Alarmist Whackjobism Continues?

Per info in the article this cut in the Amazon rainforest will be replaced 50 times by new growth

We have a new study that appears to be another instance of  what I call “alarmist whackjobism.” It only bolsters my impression that the “warmers” are in desperation mode and are posting some rather amazing things. Things that have the appearance of being designed to bolster their failing arguments regarding anthropogenic global warming. Things designed perhaps to give the governments of the world motivation to pass carbon taxes, cap-and-trade laws and reign in all things that emit carbon. Things that could potentially create a new Unibomber or a new James J. Lee. This time it’s about the tropical rainforests (again).

Allheadlinenews.com has this article titled “New Farmlands Driving Out Forests Causes Climate Change Study Says.” It cites what is in my opinion an alarmist study (citation here) posted on the PNAS website (Proceedings of the National Academy of Sciences of the United States of America) that “conveniently” points out that those nefarious tropical farmers are cutting down those trees (the warmers so love to hug) by the millions, and that the process is (of course), going to increase CO2 (which we’re still supposed to believe increases global warming in spite of much damning evidence to the contrary). You can take the following statement into consideration.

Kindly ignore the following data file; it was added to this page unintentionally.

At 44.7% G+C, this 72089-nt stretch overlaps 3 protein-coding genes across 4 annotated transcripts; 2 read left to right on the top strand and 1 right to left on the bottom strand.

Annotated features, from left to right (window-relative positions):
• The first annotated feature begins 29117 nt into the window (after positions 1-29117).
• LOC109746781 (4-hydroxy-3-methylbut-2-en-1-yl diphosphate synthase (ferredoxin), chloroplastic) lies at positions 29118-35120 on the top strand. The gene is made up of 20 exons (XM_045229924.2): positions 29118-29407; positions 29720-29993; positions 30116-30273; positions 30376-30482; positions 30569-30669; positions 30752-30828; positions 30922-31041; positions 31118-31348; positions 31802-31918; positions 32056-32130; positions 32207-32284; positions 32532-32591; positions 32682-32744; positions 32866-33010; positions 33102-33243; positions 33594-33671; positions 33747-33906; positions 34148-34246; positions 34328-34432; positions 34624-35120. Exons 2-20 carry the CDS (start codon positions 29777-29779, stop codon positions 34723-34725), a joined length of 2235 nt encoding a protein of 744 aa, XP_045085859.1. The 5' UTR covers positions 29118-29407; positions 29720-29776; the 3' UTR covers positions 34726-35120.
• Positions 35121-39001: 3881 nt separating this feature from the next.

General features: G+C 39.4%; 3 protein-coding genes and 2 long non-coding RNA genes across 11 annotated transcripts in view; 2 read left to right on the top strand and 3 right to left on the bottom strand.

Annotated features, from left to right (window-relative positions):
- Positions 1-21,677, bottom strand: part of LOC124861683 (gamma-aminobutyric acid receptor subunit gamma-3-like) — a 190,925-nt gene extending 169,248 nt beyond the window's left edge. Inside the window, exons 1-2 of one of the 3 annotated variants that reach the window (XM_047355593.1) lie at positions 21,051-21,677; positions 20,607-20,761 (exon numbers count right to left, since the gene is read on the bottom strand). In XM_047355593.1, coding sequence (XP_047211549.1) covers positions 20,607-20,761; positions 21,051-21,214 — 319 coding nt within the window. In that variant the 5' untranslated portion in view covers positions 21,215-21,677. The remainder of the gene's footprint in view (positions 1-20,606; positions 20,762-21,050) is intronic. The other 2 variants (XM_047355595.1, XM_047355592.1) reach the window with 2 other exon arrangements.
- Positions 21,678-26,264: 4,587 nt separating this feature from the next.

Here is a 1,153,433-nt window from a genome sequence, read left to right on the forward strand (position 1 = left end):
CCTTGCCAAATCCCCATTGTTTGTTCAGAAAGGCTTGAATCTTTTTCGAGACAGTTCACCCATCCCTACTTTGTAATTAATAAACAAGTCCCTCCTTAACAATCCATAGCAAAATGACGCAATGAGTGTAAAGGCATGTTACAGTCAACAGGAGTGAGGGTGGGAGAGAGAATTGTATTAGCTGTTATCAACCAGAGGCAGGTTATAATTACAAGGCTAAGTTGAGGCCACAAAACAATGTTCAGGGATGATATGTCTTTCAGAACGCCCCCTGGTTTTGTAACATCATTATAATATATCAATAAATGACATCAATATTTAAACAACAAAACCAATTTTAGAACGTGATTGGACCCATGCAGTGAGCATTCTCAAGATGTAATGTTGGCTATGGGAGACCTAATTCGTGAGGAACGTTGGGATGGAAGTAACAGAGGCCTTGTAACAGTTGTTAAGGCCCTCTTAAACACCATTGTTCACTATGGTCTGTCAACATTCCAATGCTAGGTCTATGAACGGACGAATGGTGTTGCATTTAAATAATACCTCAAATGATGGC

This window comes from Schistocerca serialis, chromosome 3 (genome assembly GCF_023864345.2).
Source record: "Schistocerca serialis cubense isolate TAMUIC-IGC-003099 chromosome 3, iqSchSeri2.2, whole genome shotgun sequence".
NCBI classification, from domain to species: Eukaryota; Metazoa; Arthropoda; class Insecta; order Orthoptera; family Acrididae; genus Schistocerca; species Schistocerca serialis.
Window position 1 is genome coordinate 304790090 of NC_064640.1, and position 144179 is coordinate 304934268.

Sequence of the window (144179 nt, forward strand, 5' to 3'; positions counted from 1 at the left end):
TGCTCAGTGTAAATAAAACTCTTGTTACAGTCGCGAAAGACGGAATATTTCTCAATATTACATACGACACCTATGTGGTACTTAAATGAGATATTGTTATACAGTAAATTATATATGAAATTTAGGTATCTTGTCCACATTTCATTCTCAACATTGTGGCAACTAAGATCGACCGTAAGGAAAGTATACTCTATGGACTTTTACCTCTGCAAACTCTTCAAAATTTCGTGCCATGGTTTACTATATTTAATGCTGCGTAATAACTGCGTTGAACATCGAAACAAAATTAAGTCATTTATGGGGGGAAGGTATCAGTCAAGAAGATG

More than half a million square miles of new farmland created in tropical countries, such as Brazil and Indonesia, between 1980 to 2000 was due to the felling of forests which in turn, accelerated the release of carbon into the atmosphere resulting in global warming, according to a new study led by Stanford postdoctoral researcher, Holly Gibbs, of the Department of Environmental Earth System Science.

Go ahead, read it again, look at the dates: “between 1980 to 2000.” That seems to be a “conveniently” dated report. Possibly “conveniently” dated because there’s nothing going on after 2000 to get excited about. You call it, I’m just pointing it out for you to think about.

The abstract at PNAS makes me wonder if there wasn’t some “convenient” timing there?  If you read the fine print you can see this study was submitted on September 22, 2009 and not approved until July 30, 2010. That’s a little over 10 months and a lot of negative things about global warming have happened since 9/22/09 such as Climategate, the IPCC getting sat on by the IAC, the Hockeystick graph, myriad problems with the MET, NOAA, NASA, GISS, Satellitegate and many other issues that appear to have increased the warmer desperation level faster than NOAA or GISS can alter temperature data.

I almost wonder if this wasn’t pulled out of the round file due to the increasing need to counter-attack the skeptics with anything they can muster. Like the saying goes “desperate times call for desperate measures,” which could be the new “warmer” mantra.